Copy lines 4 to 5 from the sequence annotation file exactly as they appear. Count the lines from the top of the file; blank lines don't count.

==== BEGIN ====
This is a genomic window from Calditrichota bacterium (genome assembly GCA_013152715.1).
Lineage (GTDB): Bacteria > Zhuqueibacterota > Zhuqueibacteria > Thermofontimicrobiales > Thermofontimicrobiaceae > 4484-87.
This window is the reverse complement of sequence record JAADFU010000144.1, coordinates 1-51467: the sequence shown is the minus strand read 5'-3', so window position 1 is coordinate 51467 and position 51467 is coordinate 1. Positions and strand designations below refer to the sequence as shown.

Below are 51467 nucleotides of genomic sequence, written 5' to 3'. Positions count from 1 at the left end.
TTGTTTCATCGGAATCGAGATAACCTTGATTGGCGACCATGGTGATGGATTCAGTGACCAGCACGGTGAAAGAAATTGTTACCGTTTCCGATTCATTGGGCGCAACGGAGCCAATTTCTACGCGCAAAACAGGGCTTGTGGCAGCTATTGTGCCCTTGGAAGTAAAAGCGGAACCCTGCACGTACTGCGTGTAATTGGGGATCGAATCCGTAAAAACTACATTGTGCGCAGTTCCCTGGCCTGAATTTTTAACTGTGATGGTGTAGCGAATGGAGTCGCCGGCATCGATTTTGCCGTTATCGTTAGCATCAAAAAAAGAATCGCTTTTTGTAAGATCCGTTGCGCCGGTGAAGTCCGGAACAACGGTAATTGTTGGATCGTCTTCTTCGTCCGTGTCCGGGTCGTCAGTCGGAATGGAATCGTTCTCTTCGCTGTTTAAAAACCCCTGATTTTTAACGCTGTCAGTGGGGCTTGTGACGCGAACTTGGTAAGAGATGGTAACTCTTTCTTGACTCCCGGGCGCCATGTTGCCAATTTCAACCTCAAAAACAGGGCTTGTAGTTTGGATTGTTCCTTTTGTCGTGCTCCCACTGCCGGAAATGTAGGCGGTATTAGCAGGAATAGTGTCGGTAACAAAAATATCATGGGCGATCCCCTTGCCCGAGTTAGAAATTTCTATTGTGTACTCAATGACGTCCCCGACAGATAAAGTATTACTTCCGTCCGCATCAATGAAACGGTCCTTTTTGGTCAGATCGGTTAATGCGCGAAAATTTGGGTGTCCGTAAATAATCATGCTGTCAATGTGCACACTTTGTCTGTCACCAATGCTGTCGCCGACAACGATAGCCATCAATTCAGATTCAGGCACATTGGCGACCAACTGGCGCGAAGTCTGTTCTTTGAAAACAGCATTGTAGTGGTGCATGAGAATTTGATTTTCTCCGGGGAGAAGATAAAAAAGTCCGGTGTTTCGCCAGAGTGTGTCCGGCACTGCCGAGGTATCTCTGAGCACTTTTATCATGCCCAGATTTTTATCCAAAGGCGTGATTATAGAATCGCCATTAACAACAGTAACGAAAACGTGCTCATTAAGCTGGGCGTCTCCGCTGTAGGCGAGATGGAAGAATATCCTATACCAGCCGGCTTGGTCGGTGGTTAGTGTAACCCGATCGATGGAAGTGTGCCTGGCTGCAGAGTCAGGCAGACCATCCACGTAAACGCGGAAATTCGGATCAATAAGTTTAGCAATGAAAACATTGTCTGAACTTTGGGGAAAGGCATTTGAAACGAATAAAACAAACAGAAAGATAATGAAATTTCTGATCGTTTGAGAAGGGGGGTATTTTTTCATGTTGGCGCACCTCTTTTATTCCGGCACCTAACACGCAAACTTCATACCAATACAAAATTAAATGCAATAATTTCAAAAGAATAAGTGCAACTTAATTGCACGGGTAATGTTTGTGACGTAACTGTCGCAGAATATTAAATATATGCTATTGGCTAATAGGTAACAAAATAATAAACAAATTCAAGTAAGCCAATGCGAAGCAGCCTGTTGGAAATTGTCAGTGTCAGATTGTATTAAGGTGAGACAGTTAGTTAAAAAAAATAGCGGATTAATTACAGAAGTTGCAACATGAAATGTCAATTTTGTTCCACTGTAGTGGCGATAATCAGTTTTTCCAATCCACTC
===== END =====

Below are 51467 nucleotides of genomic sequence, written 5' to 3'. Positions count from 1 at the left end.
TTGTTTCATCGGAATCGAGATAACCTTGATTGGCGACCATGGTGATGGATTCAGTGACCAGCACGGTGAAAGAAATTGTTACCGTTTCCGATTCATTGGGCGCAACGGAGCCAATTTCTACGCGCAAAACAGGGCTTGTGGCAGCTATTGTGCCCTTGGAAGTAAAAGCGGAACCCTGCACGTACTGCGTGTAATTGGGGATCGAATCCGTAAAAACTACATTGTGCGCAGTTCCCTGGCCTGAATTTTTAACTGTGATGGTGTAGCGAATGGAGTCGCCGGCATCGATTTTGCCGTTATCGTTAGCATCAAAAAAAGAATCGCTTTTTGTAAGATCCGTTGCGCCGGTGAAGTCCGGAACAACGGTAATTGTTGGATCGTCTTCTTCGTCCGTGTCCGGGTCGTCAGTCGGAATGGAATCGTTCTCTTCGCTGTTTAAAAACCCCTGATTTTTAACGCTGTCAGTGGGGCTTGTGACGCGAACTTGGTAAGAGATGGTAACTCTTTCTTGACTCCCGGGCGCCATGTTGCCAATTTCAACCTCAAAAACAGGGCTTGTAGTTTGGATTGTTCCTTTTGTCGTGCTCCCACTGCCGGAAATGTAGGCGGTATTAGCAGGAATAGTGTCGGTAACAAAAATATCATGGGCGATCCCCTTGCCCGAGTTAGAAATTTCTATTGTGTACTCAATGACGTCCCCGACAGATAAAGTATTACTTCCGTCCGCATCAATGAAACGGTCCTTTTTGGTCAGATCGGTTAATGCGCGAAAATTTGGGTGTCCGTAAATAATCATGCTGTCAATGTGCACACTTTGTCTGTCACCAATGCTGTCGCCGACAACGATAGCCATCAATTCAGATTCAGGCACATTGGCGACCAACTGGCGCGAAGTCTGTTCTTTGAAAACAGCATTGTAGTGGTGCATGAGAATTTGATTTTCTCCGGGGAGAAGATAAAAAAGTCCGGTGTTTCGCCAGAGTGTGTCCGGCACTGCCGAGGTATCTCTGAGCACTTTTATCATGCCCAGATTTTTATCCAAAGGCGTGATTATAGAATCGCCATTAACAACAGTAACGAAAACGTGCTCATTAAGCTGGGCGTCTCCGCTGTAGGCGAGATGGAAGAATATCCTATACCAGCCGGCTTGGTCGGTGGTTAGTGTAACCCGATCGATGGAAGTGTGCCTGGCTGCAGAGTCAGGCAGACCATCCACGTAAACGCGGAAATTCGGATCAATAAGTTTAGCAATGAAAACATTGTCTGAACTTTGGGGAAAGGCATTTGAAACGAATAAAACAAACAGAAAGATAATGAAATTTCTGATCGTTTGAGAAGGGGGGTATTTTTTCATGTTGGCGCACCTCTTTTATTCCGGCACCTAACACGCAAACTTCATACCAATACAAAATTAAATGCAATAATTTCAAAAGAATAAGTGCAACTTAATTGCACGGGTAATGTTTGTGACGTAACTGTCGCAGAATATTAAATATATGCTATTGGCTAATAGGTAACAAAATAATAAACAAATTCAAGTAAGCCAATGCGAAGCAGCCTGTTGGAAATTGTCAGTGTCAGATTGTATTAAGGTGAGACAGTTAGTTAAAAAAAATAGCGGATTAATTACAGAAGTTGCAACATGAAATGTCAATTTTGTTCCACTGTAGTGGCGATAATCAGTTTTTCCAATCCACTC